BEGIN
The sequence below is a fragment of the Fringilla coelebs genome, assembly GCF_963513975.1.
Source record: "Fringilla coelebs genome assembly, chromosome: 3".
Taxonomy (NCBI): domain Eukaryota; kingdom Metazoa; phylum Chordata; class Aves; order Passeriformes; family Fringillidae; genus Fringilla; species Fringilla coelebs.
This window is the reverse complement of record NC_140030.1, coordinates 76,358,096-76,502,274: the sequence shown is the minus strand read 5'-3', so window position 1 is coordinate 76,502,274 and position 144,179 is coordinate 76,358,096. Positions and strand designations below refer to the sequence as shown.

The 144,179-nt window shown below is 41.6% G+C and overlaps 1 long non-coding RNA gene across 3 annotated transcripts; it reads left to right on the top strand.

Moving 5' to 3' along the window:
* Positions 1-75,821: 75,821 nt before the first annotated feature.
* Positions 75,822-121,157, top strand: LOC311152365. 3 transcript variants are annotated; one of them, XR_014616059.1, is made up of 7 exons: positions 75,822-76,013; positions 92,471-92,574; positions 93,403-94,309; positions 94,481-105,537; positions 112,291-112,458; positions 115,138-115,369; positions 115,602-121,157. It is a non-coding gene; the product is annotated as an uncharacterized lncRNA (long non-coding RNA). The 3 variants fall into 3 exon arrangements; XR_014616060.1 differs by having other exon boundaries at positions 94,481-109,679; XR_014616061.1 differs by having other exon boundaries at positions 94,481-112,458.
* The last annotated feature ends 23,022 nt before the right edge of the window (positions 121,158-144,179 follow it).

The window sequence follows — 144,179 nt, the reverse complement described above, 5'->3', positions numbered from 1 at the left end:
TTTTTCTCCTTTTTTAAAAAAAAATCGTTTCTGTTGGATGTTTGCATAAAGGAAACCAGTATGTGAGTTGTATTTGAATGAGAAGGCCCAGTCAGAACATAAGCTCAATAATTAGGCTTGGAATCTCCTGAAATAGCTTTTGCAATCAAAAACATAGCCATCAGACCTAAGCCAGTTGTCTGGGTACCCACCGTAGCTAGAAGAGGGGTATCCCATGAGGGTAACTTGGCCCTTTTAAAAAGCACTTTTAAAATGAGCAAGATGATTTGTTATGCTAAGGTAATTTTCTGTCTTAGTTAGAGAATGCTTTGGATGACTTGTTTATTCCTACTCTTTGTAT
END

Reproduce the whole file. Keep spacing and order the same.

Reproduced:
The sequence below is a fragment of the Fringilla coelebs genome, assembly GCF_963513975.1.
Source record: "Fringilla coelebs genome assembly, chromosome: 3".
Taxonomy (NCBI): domain Eukaryota; kingdom Metazoa; phylum Chordata; class Aves; order Passeriformes; family Fringillidae; genus Fringilla; species Fringilla coelebs.
This window is the reverse complement of record NC_140030.1, coordinates 76,358,096-76,502,274: the sequence shown is the minus strand read 5'-3', so window position 1 is coordinate 76,502,274 and position 144,179 is coordinate 76,358,096. Positions and strand designations below refer to the sequence as shown.

The 144,179-nt window shown below is 41.6% G+C and overlaps 1 long non-coding RNA gene across 3 annotated transcripts; it reads left to right on the top strand.

Moving 5' to 3' along the window:
* Positions 1-75,821: 75,821 nt before the first annotated feature.
* Positions 75,822-121,157, top strand: LOC311152365. 3 transcript variants are annotated; one of them, XR_014616059.1, is made up of 7 exons: positions 75,822-76,013; positions 92,471-92,574; positions 93,403-94,309; positions 94,481-105,537; positions 112,291-112,458; positions 115,138-115,369; positions 115,602-121,157. It is a non-coding gene; the product is annotated as an uncharacterized lncRNA (long non-coding RNA). The 3 variants fall into 3 exon arrangements; XR_014616060.1 differs by having other exon boundaries at positions 94,481-109,679; XR_014616061.1 differs by having other exon boundaries at positions 94,481-112,458.
* The last annotated feature ends 23,022 nt before the right edge of the window (positions 121,158-144,179 follow it).

The window sequence follows — 144,179 nt, the reverse complement described above, 5'->3', positions numbered from 1 at the left end:
TTTTTCTCCTTTTTTAAAAAAAAATCGTTTCTGTTGGATGTTTGCATAAAGGAAACCAGTATGTGAGTTGTATTTGAATGAGAAGGCCCAGTCAGAACATAAGCTCAATAATTAGGCTTGGAATCTCCTGAAATAGCTTTTGCAATCAAAAACATAGCCATCAGACCTAAGCCAGTTGTCTGGGTACCCACCGTAGCTAGAAGAGGGGTATCCCATGAGGGTAACTTGGCCCTTTTAAAAAGCACTTTTAAAATGAGCAAGATGATTTGTTATGCTAAGGTAATTTTCTGTCTTAGTTAGAGAATGCTTTGGATGACTTGTTTATTCCTACTCTTTGTAT